Over the course of treatment using music therapy, your therapist may apply several of these techniques, or they may choose to focus on one of them. If your treatment is short-term, there may be one or two approaches to treatment; if your music therapy is longer, over several months, you may get to experience several of the approaches in both groups and as an individual. You may even get homework from your therapist to apply music therapy in other ways in your life.

Risks to Music Therapy

Although music therapy has several wonderful applications and can be used alongside traditional medical interventions, it may not be appropriate for everyone. Music has a strong emotional and physical impact, and this can be both positive and negative. There are some downsides to music therapy.

Attempting music therapy on your own, or going to a music therapist who is not appropriately licensed or credentialled, may lead to some of the above problems. Again, not everyone responds to the same approaches to therapy. While it might not be right for everyone, working with a certified, clinical music therapist may be beneficial to some people.

SOURCES

How the Ear Works. Center for Music Therapy

History of Music Therapy. American Music Therapy Association

What Is Music Therapy. American Music Therapy Association

Music Therapy. University of New Hampshire, Office of Health Education and Promotion – Practices.

Professional Requirements for Music Therapists. American Music Therapy Association (AMTA).

American Music Therapy Association Professional Competencies. American Music Therapy Association (AMTA).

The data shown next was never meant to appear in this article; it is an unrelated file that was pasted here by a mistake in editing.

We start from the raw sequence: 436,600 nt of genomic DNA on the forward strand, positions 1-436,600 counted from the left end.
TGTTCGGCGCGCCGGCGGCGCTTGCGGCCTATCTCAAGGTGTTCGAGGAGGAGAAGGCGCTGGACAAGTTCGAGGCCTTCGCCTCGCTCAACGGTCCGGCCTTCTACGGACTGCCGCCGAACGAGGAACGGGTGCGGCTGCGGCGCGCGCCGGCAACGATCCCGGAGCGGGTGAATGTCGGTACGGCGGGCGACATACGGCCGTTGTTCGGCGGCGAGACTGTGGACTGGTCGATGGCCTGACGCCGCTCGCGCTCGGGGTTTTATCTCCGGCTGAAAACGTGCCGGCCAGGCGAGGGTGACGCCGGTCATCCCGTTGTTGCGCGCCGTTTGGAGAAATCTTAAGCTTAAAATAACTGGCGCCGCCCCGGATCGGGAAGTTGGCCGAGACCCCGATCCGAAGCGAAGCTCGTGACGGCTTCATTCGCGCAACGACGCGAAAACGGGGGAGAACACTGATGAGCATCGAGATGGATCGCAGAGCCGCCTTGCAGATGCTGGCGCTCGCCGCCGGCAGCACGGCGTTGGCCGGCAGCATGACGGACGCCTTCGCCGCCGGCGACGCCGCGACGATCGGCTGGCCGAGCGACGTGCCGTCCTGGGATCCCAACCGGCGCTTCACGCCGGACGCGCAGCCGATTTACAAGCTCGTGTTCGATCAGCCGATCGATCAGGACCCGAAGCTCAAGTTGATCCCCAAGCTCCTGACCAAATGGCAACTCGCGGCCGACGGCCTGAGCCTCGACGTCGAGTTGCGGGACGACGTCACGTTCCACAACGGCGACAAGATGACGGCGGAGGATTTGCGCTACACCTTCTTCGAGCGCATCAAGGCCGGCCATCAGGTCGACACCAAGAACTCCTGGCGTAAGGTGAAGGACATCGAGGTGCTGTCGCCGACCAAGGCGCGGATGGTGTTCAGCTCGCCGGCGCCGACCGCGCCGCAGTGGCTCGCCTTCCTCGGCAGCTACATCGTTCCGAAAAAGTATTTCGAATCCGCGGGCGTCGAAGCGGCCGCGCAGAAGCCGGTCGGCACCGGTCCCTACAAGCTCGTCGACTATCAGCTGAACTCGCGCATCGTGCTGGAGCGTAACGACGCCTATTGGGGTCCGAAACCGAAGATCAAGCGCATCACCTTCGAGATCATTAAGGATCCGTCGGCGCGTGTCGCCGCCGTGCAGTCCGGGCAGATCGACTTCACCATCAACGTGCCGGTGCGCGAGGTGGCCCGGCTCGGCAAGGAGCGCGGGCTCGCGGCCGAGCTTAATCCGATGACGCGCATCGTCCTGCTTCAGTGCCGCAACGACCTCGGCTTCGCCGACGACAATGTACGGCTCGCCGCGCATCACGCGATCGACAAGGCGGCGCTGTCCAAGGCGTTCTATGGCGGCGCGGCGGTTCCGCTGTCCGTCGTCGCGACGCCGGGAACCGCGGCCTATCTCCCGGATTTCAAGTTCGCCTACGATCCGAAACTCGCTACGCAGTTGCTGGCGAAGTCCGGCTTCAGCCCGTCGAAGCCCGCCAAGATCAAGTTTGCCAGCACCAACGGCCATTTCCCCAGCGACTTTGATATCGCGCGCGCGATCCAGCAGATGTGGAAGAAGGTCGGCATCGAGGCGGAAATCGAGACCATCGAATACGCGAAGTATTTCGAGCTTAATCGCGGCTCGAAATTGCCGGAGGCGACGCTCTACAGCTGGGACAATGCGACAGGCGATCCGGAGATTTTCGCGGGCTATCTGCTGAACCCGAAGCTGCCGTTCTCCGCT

Alzheimer’s Disease: What Can Music Therapy Do for Those With Dementia? Music Therapy Association of British Columbia.

Autism Spectrum Disorder. National Institute of Mental Health.

Autism Spectrum Disorders: Music Therapy and Autism. Music Therapy Association of British Columbia.

Brain Injury: Music Therapy and Brain Injury. Music Therapy Association of British Columbia.

Hearing Impaired: Music Therapy for the Hearing Impaired. Music Therapy Association of British Columbia.

Mental Health: Music Therapy and Mental Health. Music Therapy Association of British Columbia.

Pain: Music Therapy for Pain Management. Music Therapy Association of British Columbia.

Palliative Care: Music Therapy and Palliative Care. Music Therapy Association of British Columbia.

Physical Disabilities: Music Therapy for Physical Disabilities. Music Therapy Association of British Columbia.

The Impact of Music Therapy On Mental Health. (December 19, 2016). National Alliance on Mental Illness (NAMI).

Music Therapy for Treatment of Psychiatric Disorders. (July 10, 2016). Healthy Place.

5 Problems Music Can Create. (August 15, 2014). Psychology Today.